When it comes to metal in 2014, ambience is the new substance. Now that the ‘70s-incluenced Sabbath worship is dying down and the thrash revival is nothing more than a dirty memory, it seems that every haircut with a boner for Kevin Shields is trying to shove shoegaze and reverb pedals into every possible subgenre. Results vary (I like Deafheaven, so fucking what), but a lot of it this dreaminess and emotion in modern metal is starting to feel forced. Fortunately, there are still bands like Thou who prove that ambience and substance go hand in hand. These are not trendsetters. These are not curmudgeony metalhead lifers. These are simply individuals deeply dedicated to the realization of their own art.
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Since 2007, Thou has delivered an uncompromised vision of metal deeply rooted in doom, but with the hypnotic sprawl and shrieking yelps of black metal. Combined with a deeply-rooted passion for DIY culture, a consistent visual presentation, and a mysterious air about them, this passion has made them one of the more appealing metal acts to emerge in the past decade. Each of their releases builds upon the last, which is no rare feat, considering not only how prolific the band is, but also the quality of their work. Now, the New Orleans doom titans have emerged after a one-year drought of new material with their most masterful work to date. Crushing in its dark, heavy beauty, Heathen builds upon the band’s nearly flawless foundation for one of the best metal albums of 2014 so far.
Even though it is an incredible collection of music, for the uninitiated, Heathen is not necessarily an easy album to listen to. It is loud in every imaginable way. It is incredibly long. The melodies, though present, are buried under heavy walls of reverb. These are the trademarks of Thou’s sound, but they definitely take some getting used to. It is, however, probably the best place for new listeners to latch onto Thou. As strange as it may sound, this is the most clear and refined Thou has ever sounded. Make no mistake, because Heathen is heavy as hell and Bryan Funck’s unmistakable shrieks are as fierce as ever, but Thou as a whole seems more comfortable with their own style than ever before.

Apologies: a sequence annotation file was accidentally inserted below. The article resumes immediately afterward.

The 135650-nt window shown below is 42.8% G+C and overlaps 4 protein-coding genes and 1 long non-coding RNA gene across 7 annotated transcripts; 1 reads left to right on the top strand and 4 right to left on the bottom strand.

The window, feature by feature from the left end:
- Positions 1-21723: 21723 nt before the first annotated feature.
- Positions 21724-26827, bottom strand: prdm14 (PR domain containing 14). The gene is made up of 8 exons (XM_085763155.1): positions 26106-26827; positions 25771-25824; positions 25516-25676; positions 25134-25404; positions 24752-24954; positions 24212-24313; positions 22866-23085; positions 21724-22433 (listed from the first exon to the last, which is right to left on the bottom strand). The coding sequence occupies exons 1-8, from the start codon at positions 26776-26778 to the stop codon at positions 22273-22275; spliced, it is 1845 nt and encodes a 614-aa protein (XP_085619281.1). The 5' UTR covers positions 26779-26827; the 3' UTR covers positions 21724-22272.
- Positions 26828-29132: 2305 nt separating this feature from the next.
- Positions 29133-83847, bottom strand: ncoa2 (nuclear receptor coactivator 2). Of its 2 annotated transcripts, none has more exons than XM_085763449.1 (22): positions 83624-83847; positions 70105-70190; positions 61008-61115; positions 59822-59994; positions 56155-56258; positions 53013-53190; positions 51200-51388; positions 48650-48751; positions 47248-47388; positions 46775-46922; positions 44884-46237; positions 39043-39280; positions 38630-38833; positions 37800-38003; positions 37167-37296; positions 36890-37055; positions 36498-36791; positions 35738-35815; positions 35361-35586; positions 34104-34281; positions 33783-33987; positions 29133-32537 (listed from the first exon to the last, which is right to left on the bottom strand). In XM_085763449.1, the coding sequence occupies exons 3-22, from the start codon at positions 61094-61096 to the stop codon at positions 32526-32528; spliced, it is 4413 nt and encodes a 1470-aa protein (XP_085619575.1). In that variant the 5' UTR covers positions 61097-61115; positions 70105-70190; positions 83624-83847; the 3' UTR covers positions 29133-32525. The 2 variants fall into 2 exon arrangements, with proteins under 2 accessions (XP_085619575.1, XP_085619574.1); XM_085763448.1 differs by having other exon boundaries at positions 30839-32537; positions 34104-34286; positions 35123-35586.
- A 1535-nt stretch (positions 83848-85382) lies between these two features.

Heathen begins with “Free Will,” a 14 minute slow burner that is reflective and a perfect example of Thous’s style at the same time. It builds slowly, heavily, never truly gaining speed so much as gaining layers. It paralyzes listeners with its calm brutality before Funck jumps in around the 5 minute mark. Even then, his harsh screams are merely another layer in the slowly burning fire. The following track, “Feral Faun,” is probably where the album’s melodic sense is most clear, as the swirling guitar is never fully submerged beneath the wall of sound.
Themes of revolution and a return to nature are emphasized throughout the album’s lyrics (which can be found on their site, along with free downloads of most of the band’s catalogue). “Into the Marshlands” particularly speaks to these sensibilities, as Funck calls for an abandonment of intellectual thinking for a return to the simplicity and beauty of natural life. An embrace of more base emotions is emphasized on “Immorality Dictates,” which features beautiful female vocals for the first half of the track before Funck returns, while closing number “An Ode to Physical Pain” is just that. An unholy fusion of Earth and Wolves in the Throne Room, where Thou advocate an abandonment of all we are taught in society and a full immersion into our natural instincts.
As noted before Heathen is very long at nearly 75 minutes. There are numerous interludes and enough variance in structures once you make it through the album a few times, but the first listen of Heathen may be a test of endurance. However, it is a truly powerful album and demands repeat listens. Thou will never grace magazine covers or headline large clubs, but history will prove them to be one of the most important metal bands of our time.
Ricky Vigil spends a lot of time thinking about punk rock and playing video games. He lives in Salt Lake City, UT, where he works with teenagers and wonders what could have been if he had followed his boyhood dream of becoming a professional wrestler. He also makes comics you can read at rickyvigil.tumblr.com